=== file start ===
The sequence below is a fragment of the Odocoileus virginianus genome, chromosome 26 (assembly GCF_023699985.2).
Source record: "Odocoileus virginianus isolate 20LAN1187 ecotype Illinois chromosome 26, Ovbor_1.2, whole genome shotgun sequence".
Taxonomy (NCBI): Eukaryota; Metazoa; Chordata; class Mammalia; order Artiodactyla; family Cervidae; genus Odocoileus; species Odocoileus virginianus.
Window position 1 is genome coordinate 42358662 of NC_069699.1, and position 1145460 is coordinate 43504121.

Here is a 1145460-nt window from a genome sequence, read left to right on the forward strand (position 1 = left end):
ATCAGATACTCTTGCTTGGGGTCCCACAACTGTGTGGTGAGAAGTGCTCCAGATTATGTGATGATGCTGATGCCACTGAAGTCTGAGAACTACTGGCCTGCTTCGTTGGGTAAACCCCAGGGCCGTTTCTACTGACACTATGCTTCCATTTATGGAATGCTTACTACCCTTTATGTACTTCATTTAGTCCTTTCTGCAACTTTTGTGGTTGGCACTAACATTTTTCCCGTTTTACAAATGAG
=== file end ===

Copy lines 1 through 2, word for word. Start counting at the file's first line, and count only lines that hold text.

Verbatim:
The sequence below is a fragment of the Odocoileus virginianus genome, chromosome 26 (assembly GCF_023699985.2).
Source record: "Odocoileus virginianus isolate 20LAN1187 ecotype Illinois chromosome 26, Ovbor_1.2, whole genome shotgun sequence".